by David B. Quinn
Wanchese, (name from bird-gens), was an Algonquian Indian of the Roanoke tribe living on or near the present Roanoke Island. He was taken to England in September 1584 by Arthur Barlowe, who had been sent to the New World by Walter Raleigh to search out a site for a settlement. Wanchese was probably in the company of Granganimeo, elder of the tribe, when he was induced to go away with the English reconnaissance party in August 1584.
Wanchese was described as a "lusty" (physically strong) person, and he and his companion, Manteo, were said on 18 Oct. 1584, to look like "white Moors," originally dressed in mantles of rudely tanned skins, no shirts, and a pelt before their privy parts. In England, however, they were soon fitted out in English clothing of brown taffeta. He was at the time wholly unintelligible to the Europeans. Whether he learned much English or taught much Algonquian to his captors before he sailed back to North America with Sir Richard Grenville on 19 Apr. 1585, we cannot say. He appears to have been on the flagship, the Tiger, and thus saw a number of places in the Caribbean, mainly in the islands of San Juan de Puerto Rico, and Española before the Tiger ran aground on Wokokon (now Ocracoke Island) on 29 June.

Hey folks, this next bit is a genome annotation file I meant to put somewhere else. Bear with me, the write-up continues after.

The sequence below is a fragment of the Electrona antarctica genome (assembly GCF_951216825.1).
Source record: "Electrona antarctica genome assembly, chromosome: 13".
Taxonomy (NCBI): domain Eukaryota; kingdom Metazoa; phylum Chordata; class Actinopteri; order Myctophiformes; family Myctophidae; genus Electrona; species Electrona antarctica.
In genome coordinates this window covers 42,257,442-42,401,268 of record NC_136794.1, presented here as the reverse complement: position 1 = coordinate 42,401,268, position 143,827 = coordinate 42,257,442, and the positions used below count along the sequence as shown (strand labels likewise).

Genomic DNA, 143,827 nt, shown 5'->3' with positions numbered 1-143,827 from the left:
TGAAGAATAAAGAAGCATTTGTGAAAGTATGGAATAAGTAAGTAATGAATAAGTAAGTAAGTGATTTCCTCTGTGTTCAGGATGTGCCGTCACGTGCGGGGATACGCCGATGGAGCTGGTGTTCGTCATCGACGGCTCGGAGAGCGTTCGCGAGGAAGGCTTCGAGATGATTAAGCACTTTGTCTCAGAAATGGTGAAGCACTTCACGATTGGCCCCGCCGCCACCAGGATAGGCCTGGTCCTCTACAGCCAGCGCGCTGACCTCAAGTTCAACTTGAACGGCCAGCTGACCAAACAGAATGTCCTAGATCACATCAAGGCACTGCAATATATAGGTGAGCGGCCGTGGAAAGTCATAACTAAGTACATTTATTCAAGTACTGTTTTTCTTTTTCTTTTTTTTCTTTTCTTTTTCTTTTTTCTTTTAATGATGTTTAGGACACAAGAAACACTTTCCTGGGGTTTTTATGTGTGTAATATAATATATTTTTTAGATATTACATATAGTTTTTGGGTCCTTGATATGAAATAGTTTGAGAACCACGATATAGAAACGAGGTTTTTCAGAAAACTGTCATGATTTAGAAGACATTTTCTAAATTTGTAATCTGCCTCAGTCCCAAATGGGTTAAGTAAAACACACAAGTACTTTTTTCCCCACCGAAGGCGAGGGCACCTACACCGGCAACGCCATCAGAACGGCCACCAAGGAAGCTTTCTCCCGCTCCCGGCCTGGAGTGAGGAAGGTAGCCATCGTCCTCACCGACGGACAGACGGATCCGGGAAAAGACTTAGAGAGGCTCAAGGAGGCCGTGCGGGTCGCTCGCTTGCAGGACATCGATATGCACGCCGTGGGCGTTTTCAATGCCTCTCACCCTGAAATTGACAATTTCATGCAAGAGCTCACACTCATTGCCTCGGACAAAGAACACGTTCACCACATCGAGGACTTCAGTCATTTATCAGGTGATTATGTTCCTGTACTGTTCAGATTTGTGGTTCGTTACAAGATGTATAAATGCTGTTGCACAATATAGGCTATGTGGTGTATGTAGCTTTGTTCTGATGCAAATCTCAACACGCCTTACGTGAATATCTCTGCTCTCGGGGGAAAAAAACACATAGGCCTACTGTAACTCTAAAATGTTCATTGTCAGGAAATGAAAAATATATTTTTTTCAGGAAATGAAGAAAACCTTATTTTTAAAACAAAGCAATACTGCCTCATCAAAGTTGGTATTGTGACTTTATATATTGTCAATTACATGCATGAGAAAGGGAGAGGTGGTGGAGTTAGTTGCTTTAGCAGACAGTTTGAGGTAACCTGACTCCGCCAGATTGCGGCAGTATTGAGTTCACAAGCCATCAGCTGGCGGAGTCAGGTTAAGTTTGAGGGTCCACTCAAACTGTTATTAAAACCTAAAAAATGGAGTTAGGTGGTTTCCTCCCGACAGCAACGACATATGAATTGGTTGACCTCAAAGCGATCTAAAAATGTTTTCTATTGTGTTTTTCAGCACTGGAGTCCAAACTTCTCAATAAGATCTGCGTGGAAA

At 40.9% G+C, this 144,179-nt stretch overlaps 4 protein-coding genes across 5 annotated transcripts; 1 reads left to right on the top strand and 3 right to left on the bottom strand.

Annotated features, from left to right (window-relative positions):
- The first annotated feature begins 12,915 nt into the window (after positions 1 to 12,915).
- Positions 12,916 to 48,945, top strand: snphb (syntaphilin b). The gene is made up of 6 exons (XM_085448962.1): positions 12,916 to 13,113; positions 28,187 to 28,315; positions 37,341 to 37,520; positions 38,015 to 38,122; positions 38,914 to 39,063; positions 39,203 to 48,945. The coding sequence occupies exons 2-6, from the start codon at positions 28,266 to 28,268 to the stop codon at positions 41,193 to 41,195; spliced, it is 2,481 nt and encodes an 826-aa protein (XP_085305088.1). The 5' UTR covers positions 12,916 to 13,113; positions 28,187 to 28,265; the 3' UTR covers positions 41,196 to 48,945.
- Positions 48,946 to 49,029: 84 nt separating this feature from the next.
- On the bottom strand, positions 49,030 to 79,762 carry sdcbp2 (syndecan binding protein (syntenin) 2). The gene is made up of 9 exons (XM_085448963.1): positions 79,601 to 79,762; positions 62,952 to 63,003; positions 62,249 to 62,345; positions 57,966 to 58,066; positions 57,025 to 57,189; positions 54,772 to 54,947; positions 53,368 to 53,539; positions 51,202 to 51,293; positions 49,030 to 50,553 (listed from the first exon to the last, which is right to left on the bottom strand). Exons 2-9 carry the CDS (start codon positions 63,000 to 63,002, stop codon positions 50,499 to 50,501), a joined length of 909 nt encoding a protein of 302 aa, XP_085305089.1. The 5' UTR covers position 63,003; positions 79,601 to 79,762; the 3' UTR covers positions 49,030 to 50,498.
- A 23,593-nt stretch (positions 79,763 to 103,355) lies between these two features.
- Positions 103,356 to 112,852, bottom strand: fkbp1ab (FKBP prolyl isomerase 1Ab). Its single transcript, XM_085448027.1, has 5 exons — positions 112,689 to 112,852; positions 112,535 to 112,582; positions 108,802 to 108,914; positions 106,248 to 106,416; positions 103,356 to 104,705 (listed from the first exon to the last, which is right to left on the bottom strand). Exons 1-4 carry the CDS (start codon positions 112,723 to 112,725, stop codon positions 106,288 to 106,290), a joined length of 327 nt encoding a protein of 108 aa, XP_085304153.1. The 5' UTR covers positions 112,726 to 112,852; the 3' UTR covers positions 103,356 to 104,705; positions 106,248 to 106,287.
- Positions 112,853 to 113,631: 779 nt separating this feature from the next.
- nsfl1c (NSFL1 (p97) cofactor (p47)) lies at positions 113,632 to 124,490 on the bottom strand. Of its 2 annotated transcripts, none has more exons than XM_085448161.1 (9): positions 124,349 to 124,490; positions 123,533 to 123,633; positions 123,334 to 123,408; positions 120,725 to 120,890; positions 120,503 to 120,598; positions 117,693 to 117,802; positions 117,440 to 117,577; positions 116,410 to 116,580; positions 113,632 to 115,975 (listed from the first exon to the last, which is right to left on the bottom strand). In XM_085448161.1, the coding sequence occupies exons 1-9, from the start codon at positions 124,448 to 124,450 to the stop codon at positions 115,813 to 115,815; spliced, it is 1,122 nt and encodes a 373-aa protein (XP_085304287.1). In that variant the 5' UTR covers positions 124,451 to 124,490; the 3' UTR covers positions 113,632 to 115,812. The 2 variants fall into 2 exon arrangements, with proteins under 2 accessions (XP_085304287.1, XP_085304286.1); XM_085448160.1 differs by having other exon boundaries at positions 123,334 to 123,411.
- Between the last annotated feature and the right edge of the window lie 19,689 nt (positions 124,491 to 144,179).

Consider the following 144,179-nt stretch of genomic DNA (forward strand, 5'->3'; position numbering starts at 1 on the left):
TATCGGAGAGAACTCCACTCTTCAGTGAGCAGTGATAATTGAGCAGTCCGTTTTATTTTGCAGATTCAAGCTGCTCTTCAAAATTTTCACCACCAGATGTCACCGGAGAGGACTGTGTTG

At some time before Ralph Lane established his settlement on Roanoke Island in August 1585, Wanchese returned to his own people. This was a disappointment to the English settlers, but it appears natural that there was at least an even chance that an uprooted Indian would prefer to identify on his return with his own people rather than with the intruding Europeans.
During the period of growing hostility between the Roanoke tribe and Lane's men from March to June 1585, Wanchese was identified by Lane with the hostile group in the tribe, centering around the chief Pemisapan, which objected to the continuing presence of the English and to the burden of their food demands. After Lane's departure (Pemisapan having been killed), Wanchese, according to Manteo later, was a leading member of the group that harassed the small band of settlers left on Roanoke Island by Grenville in 1586 and eventually drove them off. We hear nothing further about him. Traditionally the villain who betrayed his white benefactors, he now can take on the image of a defender of the Amerindian peoples against the white invaders, though we know too little of his personality to pronounce on it.
David B. Quinn, ed., The Roanoke Voyages, 2 vols. 1955, which contains all of the extant sources.
1 January 1994 | Quinn, David B.